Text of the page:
- The rules that regulate the final output should reflect an intuitive behavior to represent the view of experienced survey teams and ensure a high credibility among users.
- The method should support means for sensitivity
analyses and “what-if” questions.
- It should be possible to adapt the model to different conditions, as the significance of different information sources may vary between different regions or countries. For instance, landmine records showing the type of mines and their specific location are sometimes available after a conflict, but the quality of these records may vary considerably between countries. Identical input statements from different areas should not necessarily generate the same recommendations.
The challenge is thus to select a suitable approach for the assessment. T. Denoeux discusses one approach that employs methods from the area of pattern classification in “Analysis of Evidence-Theoretic Decision Rules for Pattern Classification.”1 It does not currently seem to be applicable in the context of operational mine action, although it would be theoretically appealing to explore it. We argue that a more applicable method should enable the elicitation of knowledge and experience from the local population, the military, land users and mine-action experts, and should allow user-friendly adaptations. A user-friendly model with a user sheet that accommodates individual evidence from informants has thus been developed in Microsoft Excel, which is easily available and will only require basic computer skills.
The proposed model. The proposed Evidence Assessment Model is based on traditional input- output assessment and classification, employing a formalized “recommendation rule” that proposes the next minimum mine-action requirement from a set of predefined recommendations. The model thus uses a well- established and easy-to-understand methodology. GICHD, Stockholm University and CMAC agreed to employ methods from multi-attribute decision theory, since the current approach for Non-technical Survey conformed to the use of numerical weights representing the relative importance of different sources of information. Typical for multi-attribute decision-making is the use of several attribute-specific values being aggregated using additive attribute weights.2
In the CMAC model, the aim has been to associate each sector Si with a sector value v(Si) used for the classification of sectors.3 We propose a method for the classification of sectors that are defined in an attribute-value space, where the sector value should be the result of an aggregation of values on evidence attributes. This method would enable simple and useful means for sensitivity analysis and model adaptations while maintaining the look and feel to which CMAC has been accustomed, with some improvements where needed. The simplicity of the model will thus be maintained, but the transparency and usefulness would improve. The model has also been designed to accommodate more advanced future methods for coping with uncertain information and vague assessments and risks.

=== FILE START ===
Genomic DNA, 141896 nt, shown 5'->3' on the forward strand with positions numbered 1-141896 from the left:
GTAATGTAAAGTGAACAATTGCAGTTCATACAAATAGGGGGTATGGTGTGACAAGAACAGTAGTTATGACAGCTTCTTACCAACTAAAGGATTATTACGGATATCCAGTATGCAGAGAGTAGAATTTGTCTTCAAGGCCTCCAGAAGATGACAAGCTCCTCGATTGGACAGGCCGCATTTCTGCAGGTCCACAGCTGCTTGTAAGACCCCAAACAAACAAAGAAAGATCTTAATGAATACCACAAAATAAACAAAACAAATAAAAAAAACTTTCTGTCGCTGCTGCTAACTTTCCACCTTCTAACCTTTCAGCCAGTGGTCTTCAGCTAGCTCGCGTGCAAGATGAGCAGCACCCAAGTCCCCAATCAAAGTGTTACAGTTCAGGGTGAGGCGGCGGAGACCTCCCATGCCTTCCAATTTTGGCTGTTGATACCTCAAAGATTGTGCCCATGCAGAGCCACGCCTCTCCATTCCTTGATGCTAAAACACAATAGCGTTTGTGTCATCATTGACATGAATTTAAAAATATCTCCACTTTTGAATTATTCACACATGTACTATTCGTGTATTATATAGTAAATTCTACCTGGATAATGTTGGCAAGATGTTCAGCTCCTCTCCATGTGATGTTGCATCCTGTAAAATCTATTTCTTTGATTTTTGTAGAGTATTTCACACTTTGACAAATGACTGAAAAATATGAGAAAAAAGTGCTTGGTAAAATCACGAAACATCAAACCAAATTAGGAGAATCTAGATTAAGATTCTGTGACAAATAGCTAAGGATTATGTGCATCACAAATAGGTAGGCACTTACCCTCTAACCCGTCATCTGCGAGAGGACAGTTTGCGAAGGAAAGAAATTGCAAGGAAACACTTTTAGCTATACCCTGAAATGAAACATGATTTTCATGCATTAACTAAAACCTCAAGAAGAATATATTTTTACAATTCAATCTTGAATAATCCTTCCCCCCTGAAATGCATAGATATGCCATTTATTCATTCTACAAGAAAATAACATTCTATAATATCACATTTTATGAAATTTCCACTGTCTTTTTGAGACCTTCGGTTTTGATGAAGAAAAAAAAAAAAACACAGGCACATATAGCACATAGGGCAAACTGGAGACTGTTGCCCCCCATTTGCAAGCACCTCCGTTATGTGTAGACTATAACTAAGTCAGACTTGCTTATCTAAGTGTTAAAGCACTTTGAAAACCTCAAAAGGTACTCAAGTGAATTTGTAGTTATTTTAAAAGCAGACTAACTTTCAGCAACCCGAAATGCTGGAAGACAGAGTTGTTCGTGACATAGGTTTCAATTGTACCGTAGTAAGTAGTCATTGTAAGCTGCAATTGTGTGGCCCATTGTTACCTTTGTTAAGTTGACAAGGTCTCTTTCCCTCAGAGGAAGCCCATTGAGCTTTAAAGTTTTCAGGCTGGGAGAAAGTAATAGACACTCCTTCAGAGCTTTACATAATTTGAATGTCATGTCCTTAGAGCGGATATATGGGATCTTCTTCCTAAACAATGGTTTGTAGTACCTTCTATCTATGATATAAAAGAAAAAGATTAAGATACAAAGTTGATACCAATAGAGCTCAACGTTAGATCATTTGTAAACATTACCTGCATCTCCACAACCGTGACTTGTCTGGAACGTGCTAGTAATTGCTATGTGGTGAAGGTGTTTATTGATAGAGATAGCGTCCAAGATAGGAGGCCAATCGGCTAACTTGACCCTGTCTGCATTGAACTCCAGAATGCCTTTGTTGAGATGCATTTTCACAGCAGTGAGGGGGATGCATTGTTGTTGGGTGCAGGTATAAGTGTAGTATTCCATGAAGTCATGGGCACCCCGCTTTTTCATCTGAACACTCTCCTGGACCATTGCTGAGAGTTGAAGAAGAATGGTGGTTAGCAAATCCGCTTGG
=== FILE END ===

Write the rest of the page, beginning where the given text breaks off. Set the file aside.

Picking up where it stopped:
Input statements. Input statements are entered into the model by field operators or by personnel who receive the reports from the field. Each statement is the result of obtained external information and information from field interviews with the population, police, military or other sources. A statement will either support the conclusion that an area is mined (hazardous) or mine-free (not hazardous), i.e., a statement will either belong to the statement set “pro-mines” M+ (supporting the presence of mines) or the statement set “con-mines” M- (supporting the absence of mines). Each statement corresponds to a certain sector of interest, an evidence attribute and a confidence assessment.
An evidence attribute is associated with a numerical weight, reflecting the strength (or importance) of this evidence, such as to what extent evidence supports the presence of mines in the area or not. The value of the different weights depends on whether the statement belongs to M+ or M-. Mine maps showing the presence of mines could, for example, be regarded more important (evidence of presence of mines) than mine maps showing no mines in certain areas (evidence of absence of mines).